Isadhara, Īśādhara, Īsadhara, Ishadhara: 5 definitions
Isadhara means something in Buddhism, Pali, Hinduism, Sanskrit. If you want to know the exact meaning, history, etymology or English translation of this term then check out the descriptions on this page. Add your comment or reference to a book if you want to contribute to this summary article.
The Sanskrit term Īśādhara can be transliterated into English as Isadhara or Ishadhara, using the IAST transliteration scheme (?).
Theravada (major branch of Buddhism)Source: Pali Kanon: Pali Proper Names
One of the seven ranges of mountains round Sineru It is the abode of deva kings and of devas and yakkhas (SnA.ii.443; Sp.i.119; Dvy.217). It is higher than Karavika, and between these two is a Sidantara samudda; next to Isadhara and higher than it is Yugandhara, and between them is another Sidantara samudda (J.vi.125).
The Mahavastu (ii.300) calls it Isandhara (suggesting its probable etymology).
Theravāda is a major branch of Buddhism having the the Pali canon (tipitaka) as their canonical literature, which includes the vinaya-pitaka (monastic rules), the sutta-pitaka (Buddhist sermons) and the abhidhamma-pitaka (philosophy and psychology).
General definition (in Buddhism)Source: Wisdom Library: Dharma-samgraha
Īśādhara (ईशाधर) refers to the “bearing of the supreme mountain” and represents one of the “eight mountains” (parvata) as defined in the Dharma-saṃgraha (section 125). The Dharma-samgraha (Dharmasangraha) is an extensive glossary of Buddhist technical terms in Sanskrit (eg., īśādhara). The work is attributed to Nagarjuna who lived around the 2nd century A.D.
Languages of India and abroad
Pali-English dictionarySource: BuddhaSasana: Concise Pali-English Dictionary
īsadhara : (m.) name of a mountain.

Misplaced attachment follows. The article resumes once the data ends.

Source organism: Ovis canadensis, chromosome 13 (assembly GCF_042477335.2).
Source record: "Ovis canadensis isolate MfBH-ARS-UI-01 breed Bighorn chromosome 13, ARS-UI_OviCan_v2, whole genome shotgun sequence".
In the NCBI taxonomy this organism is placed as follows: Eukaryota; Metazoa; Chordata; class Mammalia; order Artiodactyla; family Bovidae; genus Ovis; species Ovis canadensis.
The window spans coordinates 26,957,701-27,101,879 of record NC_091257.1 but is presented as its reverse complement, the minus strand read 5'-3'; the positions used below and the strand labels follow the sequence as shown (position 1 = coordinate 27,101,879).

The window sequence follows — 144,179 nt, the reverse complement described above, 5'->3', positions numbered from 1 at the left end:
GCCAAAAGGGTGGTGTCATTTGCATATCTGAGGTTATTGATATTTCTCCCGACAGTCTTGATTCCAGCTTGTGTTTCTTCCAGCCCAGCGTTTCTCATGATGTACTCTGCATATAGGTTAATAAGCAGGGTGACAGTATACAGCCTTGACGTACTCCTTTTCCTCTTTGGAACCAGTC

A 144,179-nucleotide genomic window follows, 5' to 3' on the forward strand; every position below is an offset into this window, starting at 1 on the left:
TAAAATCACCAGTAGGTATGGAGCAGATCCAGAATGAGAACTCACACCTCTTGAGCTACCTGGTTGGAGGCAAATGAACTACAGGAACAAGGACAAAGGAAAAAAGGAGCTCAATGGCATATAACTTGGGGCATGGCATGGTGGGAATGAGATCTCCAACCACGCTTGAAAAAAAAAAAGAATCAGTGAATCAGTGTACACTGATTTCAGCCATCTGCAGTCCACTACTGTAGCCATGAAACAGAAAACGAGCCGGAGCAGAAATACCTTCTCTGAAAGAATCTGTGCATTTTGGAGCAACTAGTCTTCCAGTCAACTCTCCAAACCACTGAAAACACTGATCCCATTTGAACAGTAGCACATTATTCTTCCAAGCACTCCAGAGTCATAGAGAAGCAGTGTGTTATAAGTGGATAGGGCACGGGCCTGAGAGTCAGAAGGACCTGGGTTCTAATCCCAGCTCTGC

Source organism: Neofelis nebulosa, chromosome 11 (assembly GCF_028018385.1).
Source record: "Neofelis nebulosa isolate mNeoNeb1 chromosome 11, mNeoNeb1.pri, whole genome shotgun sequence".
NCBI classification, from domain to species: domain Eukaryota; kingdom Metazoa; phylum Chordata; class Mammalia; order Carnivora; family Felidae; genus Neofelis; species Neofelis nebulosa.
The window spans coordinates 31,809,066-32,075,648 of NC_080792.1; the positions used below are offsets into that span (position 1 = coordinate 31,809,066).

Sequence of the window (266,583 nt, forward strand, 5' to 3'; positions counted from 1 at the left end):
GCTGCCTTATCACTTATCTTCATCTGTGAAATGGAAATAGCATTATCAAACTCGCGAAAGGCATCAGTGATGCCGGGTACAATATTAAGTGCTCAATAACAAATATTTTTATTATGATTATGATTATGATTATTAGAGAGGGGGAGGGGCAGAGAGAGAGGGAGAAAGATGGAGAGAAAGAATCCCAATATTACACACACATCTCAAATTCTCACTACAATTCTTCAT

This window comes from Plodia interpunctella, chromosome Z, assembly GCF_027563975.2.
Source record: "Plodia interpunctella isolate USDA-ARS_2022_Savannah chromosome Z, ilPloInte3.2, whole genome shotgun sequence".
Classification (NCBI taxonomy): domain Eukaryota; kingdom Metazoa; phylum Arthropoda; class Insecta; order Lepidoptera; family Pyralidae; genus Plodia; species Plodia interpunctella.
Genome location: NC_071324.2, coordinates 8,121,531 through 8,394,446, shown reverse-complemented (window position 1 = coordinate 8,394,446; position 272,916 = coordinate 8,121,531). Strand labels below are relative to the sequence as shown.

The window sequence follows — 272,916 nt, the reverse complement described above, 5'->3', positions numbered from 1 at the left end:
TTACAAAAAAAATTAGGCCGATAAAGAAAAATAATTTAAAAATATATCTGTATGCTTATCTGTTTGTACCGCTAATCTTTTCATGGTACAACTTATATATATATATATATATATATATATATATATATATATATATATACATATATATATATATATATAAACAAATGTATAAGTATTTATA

Pali is the language of the Tipiṭaka, which is the sacred canon of Theravāda Buddhism and contains much of the Buddha’s speech. Closeley related to Sanskrit, both languages are used interchangeably between religions.
Sanskrit-English dictionarySource: Cologne Digital Sanskrit Dictionaries: Edgerton Buddhist Hybrid Sanskrit Dictionary
Iśādhāra (इशाधार).—n. of a nāga: Mvy 3333 (but Mironov Īśā°); Tibetan gśol madaḥ ḥdzin, plow-holder (implying Īṣā°).
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Iṣādhāra (इषाधार).—v.l. in Mironov for Mvy 4144 Īṣādhara, q.v., n. of a mountain. See also Īṣādhāra (2).
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Īśādhara (ईशाधर).—m., n. of a mountain: Dharmas 125; Mironov for Mvy 4144 (with v.l. Iśādhāra). See under Īṣādhara.
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Īśādhāra (ईशाधार).—(1) n. of a nāga, Mironov's reading for Iśā° Mvy 3333; (2) m. pl., n. of a range of mountains (= Īṣā°; see under Īṣādhara): Śikṣ 246.4 °rā(ḥ).
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Īṣādhara (ईषाधर).—m. (= Pali Īsadhara), n. of a mountain (one of the seven ranges surrounding Sumeru; Kirfel, Kosm. 186): Mvy 4144 (but Mironov Īśā°, with v.l. Iṣā- dhāra). Cf. next, Iṣāṃdhara (Iṣaṃ°), Īśādhāra, Īśā- dhara. Kyoto ed. text Īsā°, Index ‘Īṣā° (Īśā°)’.
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Īṣādhāra (ईषाधार).—m. (see under prec.), (1) n. of a mountain or mountain-range: Divy 217.12, 14; MSV i.94.6; (2) n. of a deity (giving rain): Śikṣ 247.7 (or may be Iṣā°; samdhi ambiguous); (3) implied by Tibetan instead of Iśādhāra, q.v.Source: Cologne Digital Sanskrit Dictionaries: Monier-Williams Sanskrit-English Dictionary
1) Īśādhara (ईशाधर):—[=ī-śādhara] [from īśa > īś] m. (with Buddhists) Name of one of the 8 mountains, [Dharmasaṃgraha 125]
2) Īṣādhāra (ईषाधार):—[from īṣā] m. Name of a Nāga.
Sanskrit, also spelled संस्कृतम् (saṃskṛtam), is an ancient language of India commonly seen as the grandmother of the Indo-European language family. Closely allied with Prakrit and Pali, Sanskrit is more exhaustive in both grammar and terms and has the most extensive collection of literature in the world, greatly surpassing its sister-languages Greek and Latin.
See also (Relevant definitions)
Search found 4 books and stories containing Isadhara, Īśādhara, Īsadhara, Ishadhara, Iśādhāra, Iṣādhāra, Īśādhāra, Īṣādhara, Īṣādhāra, I-shadhara, Ī-śādhara, I-sadhara; (plurals include: Isadharas, Īśādharas, Īsadharas, Ishadharas, Iśādhāras, Iṣādhāras, Īśādhāras, Īṣādharas, Īṣādhāras, shadharas, śādharas, sadharas). You can also click to the full overview containing English textual excerpts. Below are direct links for the most relevant articles:
The Great Chronicle of Buddhas (by Ven. Mingun Sayadaw)
Abhidharmakośa (by Vasubandhu)
The Jataka tales [English], Volume 1-6 (by Robert Chalmers)
A Dictionary Of Chinese Buddhist Terms (by William Edward Soothill)